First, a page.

Hidalgo is an eastern state of Mexico that borders the Mexican states of Queretaro, Mexico, Tlaxcala, Puebla, Veracruz, and San Luis Potosi. The state was named in honor of the initiator of the Mexican War of Independence, Miguel Hidalgo y Costilla. Its capital Pachuca de Soto is also the state’s largest city.
Hidalgo is among the nation’s smaller states with an area of 8,049 square miles. Hidalgo has a population of 2,712,170 people. The state was created by Benito Juarez, a five-term president of Mexico, in 1869. The state is revered for its tourist industry that includes eco-tourism, hacienda tours, archeological ruins, and natural attractions. Some of the state’s indigenous people’s, particularly those of the mountainous regions, retained much of their cultural heritage; today, they enjoy a strong identity that influences both politics and culture in the state.
Geography and Landscape
Hidalgo is known for its rugged terrain. While there is a section of the state that sits on a coastal plain, the majority of Hidalgo’s territory is mountainous. The coastal plain region of the south is low and flat; flora like prickly pear and mesquite grows well there. The Huasteca sierra region boasts a lush environment for forest growth like ebony and mahogany. Animals that make their home throughout the state’s territory include opossum, wild cats, rattlesnakes, and badgers. Some of Hidalgo’s tallest peaks include Cerros la Penuela, Las Navajas, and El Agua Azul. The main river that flows through the state is the Moctezuma River. Because Hidalgo has a varied topography, it also enjoys various climactic elements depending on the region; the climate ranges from semi-hot and humid to temperate and semi-dry.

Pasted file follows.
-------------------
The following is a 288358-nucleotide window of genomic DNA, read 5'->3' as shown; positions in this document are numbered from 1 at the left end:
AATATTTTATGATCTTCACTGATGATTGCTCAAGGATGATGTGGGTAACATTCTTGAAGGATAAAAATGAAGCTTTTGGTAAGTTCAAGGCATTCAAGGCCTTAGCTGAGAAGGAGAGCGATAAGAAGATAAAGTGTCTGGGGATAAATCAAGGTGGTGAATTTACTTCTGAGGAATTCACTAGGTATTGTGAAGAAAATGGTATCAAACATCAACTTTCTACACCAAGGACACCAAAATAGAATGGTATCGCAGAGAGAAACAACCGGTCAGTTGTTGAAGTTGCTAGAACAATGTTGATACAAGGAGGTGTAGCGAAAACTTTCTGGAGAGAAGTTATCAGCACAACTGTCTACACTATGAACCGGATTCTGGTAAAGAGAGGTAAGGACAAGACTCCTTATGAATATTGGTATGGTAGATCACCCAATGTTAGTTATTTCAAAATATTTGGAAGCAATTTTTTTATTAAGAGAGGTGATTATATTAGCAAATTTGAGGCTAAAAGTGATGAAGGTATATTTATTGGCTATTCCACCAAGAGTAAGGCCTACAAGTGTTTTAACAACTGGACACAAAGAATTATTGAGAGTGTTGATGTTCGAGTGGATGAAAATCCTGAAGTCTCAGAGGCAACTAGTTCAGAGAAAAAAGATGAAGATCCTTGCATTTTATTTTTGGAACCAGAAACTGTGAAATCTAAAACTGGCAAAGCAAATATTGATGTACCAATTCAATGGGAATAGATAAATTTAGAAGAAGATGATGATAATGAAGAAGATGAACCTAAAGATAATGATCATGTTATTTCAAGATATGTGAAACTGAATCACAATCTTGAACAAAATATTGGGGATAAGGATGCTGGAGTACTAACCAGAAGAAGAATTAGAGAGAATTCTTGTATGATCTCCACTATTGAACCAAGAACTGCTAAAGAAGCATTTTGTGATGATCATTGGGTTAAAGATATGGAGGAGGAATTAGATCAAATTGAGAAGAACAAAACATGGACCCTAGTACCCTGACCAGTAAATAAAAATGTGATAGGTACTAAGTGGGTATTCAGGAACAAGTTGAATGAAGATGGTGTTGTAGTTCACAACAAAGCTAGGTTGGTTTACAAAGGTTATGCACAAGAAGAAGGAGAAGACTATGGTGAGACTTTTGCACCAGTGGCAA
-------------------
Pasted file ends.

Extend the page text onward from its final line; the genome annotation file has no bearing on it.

Present-day Hidalgo is part of the historic Mesoamerican region that is known for its rich history. Many indigenous peoples traveled through this region often leaving their mark in the form of archeological evidence or, perhaps, were influenced themselves by what they found as they passed through the territory. Major groups that occupied the Hidalgo region included the Toltecs, Chichimecas, and Aztecs. After the Spanish Conquest, Hernan Cortes controlled the territory of Hidalgo and opened it up to Spanish missionaries. The first Franciscans arrived in 1523 to set up missions and build churches in the area. Under the governorship of the notorious Nuno Beltran de Guzman, the indigenous population greatly declined due to rough treatment by the Spanish and European diseases. Over the subsequent centuries, Hidalgo became well known for its mining industry. Agricultural practices, like raising livestock, led to the construction of many colonial haciendas. Both silver and gold have been mined in the region as the mining industry ebbed and flowed from era to era. After Mexico won its independence from Spain, the territory remained part of the state of Mexico until it was declared an independent state in 1869. Today, the state has become increasingly industrialized due to its close proximity to Mexico City. Its historic, cultural, and scenic attractions draw many visitors to the state making tourism an important Hidalgo industry.